There is a saying which goes “There is no love like mother’s love”. For the most part, a mother’s love is unconditional, nurturing and steadfast.
There is no doubt that a mother dog loves her pups as well. Maybe not in a way that we humans can relate to but she shows it in her own way.
To an untrained eye, a female dog might seem that she is engaging in very rough play with her puppies but there’s good reason to at times.
A mother dog is playing rough with her puppies to teach them about respect, how not to bite with too much force and to be nice to each other. There can also be times when the dam is showing aggressive behavior toward her puppies out of frustration and anger.
If you have a nursing female dog or a dog that is about to go into labor, it is important to understand when to let the mother dog be rough with her pups and when to separate them.
Why Are Mother Dogs Rough With Their Pups At Times?
A mother dog’s love for her pups isn’t always going to be gentle. There are times when she needs to step in and do her job as a disciplinarian.
Puppies Get Too Rough
Puppies are small, cute, devious and full of energy. If you are a mother yourself, you’ll understand how crazy kids can be as they get older.
Not much difference when it comes to puppies.
Some puppies can get out of hand and start biting and being too rough with the other puppies or the dam herself.
The dam has to make sure that this renegade pup is put in its place before things get out of hand.
Gotta teach those little runts some respect!
Another thing about puppies and kittens is that they are very mouthy. Once their cute little teeth start to grow, they tend to bite and bite too hard.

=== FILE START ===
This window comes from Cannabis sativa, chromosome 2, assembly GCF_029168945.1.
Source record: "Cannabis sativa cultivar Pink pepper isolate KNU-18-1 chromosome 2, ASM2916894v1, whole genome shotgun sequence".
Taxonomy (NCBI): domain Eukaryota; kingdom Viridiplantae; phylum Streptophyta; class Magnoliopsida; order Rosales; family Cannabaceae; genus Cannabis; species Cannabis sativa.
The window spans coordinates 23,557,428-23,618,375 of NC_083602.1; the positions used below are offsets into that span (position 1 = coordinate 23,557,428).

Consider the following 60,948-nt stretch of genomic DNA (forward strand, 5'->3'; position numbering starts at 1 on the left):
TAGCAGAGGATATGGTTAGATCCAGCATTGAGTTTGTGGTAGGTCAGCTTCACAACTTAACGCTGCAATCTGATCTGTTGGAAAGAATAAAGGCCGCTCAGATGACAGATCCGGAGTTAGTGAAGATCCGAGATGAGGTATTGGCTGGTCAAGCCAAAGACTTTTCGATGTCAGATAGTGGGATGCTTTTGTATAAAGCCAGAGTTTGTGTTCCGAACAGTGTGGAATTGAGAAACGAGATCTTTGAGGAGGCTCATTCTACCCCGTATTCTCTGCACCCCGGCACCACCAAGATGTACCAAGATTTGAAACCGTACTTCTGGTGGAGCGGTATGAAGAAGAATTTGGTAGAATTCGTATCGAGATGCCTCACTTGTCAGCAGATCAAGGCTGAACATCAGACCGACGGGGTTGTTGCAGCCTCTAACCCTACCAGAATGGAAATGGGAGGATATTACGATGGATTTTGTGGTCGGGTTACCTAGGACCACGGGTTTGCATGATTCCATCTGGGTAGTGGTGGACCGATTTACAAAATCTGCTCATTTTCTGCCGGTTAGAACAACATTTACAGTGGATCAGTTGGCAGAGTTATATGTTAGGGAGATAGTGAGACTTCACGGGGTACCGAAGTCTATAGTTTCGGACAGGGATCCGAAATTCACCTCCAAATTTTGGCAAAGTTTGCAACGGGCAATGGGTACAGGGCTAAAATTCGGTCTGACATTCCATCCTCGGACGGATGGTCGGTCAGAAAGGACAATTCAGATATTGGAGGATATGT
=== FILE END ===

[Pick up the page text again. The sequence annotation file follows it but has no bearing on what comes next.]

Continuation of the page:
Once again mother dog has to step in and let her pups know that forceful biting is not to be tolerated on her watch.
This is actually a good thing for dogs as they get older.
Dogs that aren’t disciplined by their others when biting too hard can carry this bad habit into their adult years.
This can be a problem when they do not realize how powerful their bites are and accidentally injure a family member.
Time To Stop Depending On Mother Dog
There comes a time in the puppy’s life when it is no longer a helpful creature. This usually happens when the pups are about three to four weeks old.
The mother dog will start to wean her litter off her milk so that she can get back to living her normal life.
By week five or six, puppies are expected to be self-reliant and be on solid or canned food.
However, there will be some pups who will still insist on suckling on mommy’s milk.
The dam will have no choice but to get rough with these pups to let them know that her milk factory is no longer in production.
Why Do Mother Dogs Bite Their Puppies?
Don’t be too alarmed if you see your dog biting her puppies. It is normal behavior related to care and training.
Canine mothers often use their mouths for handling their puppies which can be mistaken for biting.
It is normal for the mother dog to bite her puppies on the head or neck.
Mother dogs do this when moving their puppies around or trying to get them to stay still to clean them.
This kind of gentle and careful mouth contact is a normal part of a puppy’s early life.
Discipline And Learning
As the puppies get older, their mother will start to teach them proper dog manners. This may include nips or bites but for puppies, it’s a crucial part of learning.
These bites are not meant to hurt the puppy but to serve as corrections to stop unwanted behavior or to teach bite inhibition.
Stress And Anxiety
If a mother dog is stressed or anxious, she might nip at her puppies.
This is less common and could be a sign that the mother is feeling overwhelmed or uncomfortable.
In such cases, there is a high chance that she might try to attack the puppy so it’s important to monitor the situation closely.
Immediately remove the puppy if the mother dog starts to show signs of aggression towards it.
How To Prevent The Dog From Harming Her Puppies?
When it comes to looking after the puppies, it isn’t just a full-time job for the mother dog.
The dog owner should always keep a close watch on the litter during the first 3-4 weeks.
This should be the case even if the dog is having her second litter.
If you notice the female dog being unusually hostile towards her pups.
Give her a physical check to see if is caused by a health problem like mastitis.
Let the vet know beforehand that you are bringing in a lactating dog.